Migrant Votes Hot New Commodity in Mexico

U.S. politicians aren’t the only ones courting the Hispanic vote in the United States. Mexico’s leaders are suddenly pursuing the 25 million Mexicans living in their northern neighbor.

Mexican politicians had talked for years about allowing absentee voting, especially in the United States, but the idea never got going because of concerns about possible fraud and over how to reach millions of undocumented migrants who often live under false names or documents.

Yet in a sign of the growing influence of the Mexican diaspora, the top three political parties agreed in April to take action. And President Vicente Fox announced Tuesday - on the eve of a trip to the United States, in part to meet with migrants - that he would send his own bill to Congress letting Mexicans vote from outside the country.

“The right to vote is a right that (migrants) cannot continue to be denied,” Fox said.

Lawmakers had laid out a similar plan, but their proposal would limit absentee voting to presidential elections, the next of which comes in 2006. And it would require all voters to enroll in Mexico, barring registration at Mexican consulates and other offices abroad.

Migrant groups welcome the Congress plan as a start. But they are lobbying for Mexicans abroad to be able to vote for senators, too, and also to register outside Mexico.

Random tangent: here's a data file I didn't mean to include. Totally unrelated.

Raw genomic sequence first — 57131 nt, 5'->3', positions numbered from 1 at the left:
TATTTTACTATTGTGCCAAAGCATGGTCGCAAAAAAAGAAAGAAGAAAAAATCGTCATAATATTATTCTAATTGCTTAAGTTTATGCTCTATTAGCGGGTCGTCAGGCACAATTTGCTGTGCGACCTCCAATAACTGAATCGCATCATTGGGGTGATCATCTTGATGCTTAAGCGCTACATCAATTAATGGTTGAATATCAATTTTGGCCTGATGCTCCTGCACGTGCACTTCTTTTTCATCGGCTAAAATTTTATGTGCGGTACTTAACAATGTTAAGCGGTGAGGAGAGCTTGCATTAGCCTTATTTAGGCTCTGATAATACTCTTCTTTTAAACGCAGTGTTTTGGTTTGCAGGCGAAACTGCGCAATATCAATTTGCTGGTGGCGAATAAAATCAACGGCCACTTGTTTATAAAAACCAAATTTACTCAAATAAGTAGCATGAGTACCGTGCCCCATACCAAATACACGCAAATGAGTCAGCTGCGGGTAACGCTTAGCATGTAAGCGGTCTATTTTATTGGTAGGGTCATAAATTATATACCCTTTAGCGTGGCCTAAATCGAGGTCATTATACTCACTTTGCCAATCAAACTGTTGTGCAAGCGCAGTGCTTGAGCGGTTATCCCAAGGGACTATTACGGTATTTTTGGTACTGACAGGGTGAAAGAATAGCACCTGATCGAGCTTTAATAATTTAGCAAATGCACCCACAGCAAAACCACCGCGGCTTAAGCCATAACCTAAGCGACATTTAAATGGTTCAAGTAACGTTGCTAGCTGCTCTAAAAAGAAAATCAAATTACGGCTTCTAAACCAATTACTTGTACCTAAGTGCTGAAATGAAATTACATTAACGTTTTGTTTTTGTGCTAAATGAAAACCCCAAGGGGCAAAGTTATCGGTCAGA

Tighter security on the U.S. border, the cost of the trip home and years of living abroad often incline migrants to forgo voting.

Only 1.5 million are registered to vote in Mexico now, according to the Colegio de la Frontera Norte. But Mexico’s Congress passed a law last year authorizing dual Mexican and U.S. citizenship. At least 10 million people living in the United States were born in Mexico, and millions more could seek dual citizenship.

The changes underline how migrants have become a powerful political force in Mexico, where they were long shunned or ignored.

For years, Mexicans regarded migrants who worked in the United States with indifference at best. Some were seen as traitors, abandoning Mexican farms and factories in exchange for U.S. pay often 10 times more than they could make in Mexico.

Fox’s election in 2000 changed all that. He campaigned in part on the rights of Mexicans living outside the country, particularly those in the United States. Since taking office, he has called migrants heroes and set up offices dedicated to defending their rights in the United States.

Mexicans living in the United States have a powerful negotiating tool. They sent home a record $13.3 billion last year, Mexico’s second-largest source of foreign income behind oil.

Those remittances helped convince the northern state of Zacatecas, half of whose 3 million citizens live in the United States, to pass a constitutional reform earmarking at least two state legislative seats for migrants.

Legislators also changed state law to allow part-time residents to seek public office. That came after a court nullified the election of Andres Bermudez Viramontes as mayor of Jerez because the migrant-turned-millionaire didn’t live in Mexico year-round.

The changes gained momentum with the creation of a program that matches every dollar a migrant donates to Zacatecas with a dollar each from local, state and federal governments.

Congress is not near a final agreement on setting up a system for absentee voting, but lawmakers seem committed to having one in place for the 2006 election to choose Fox’s successor.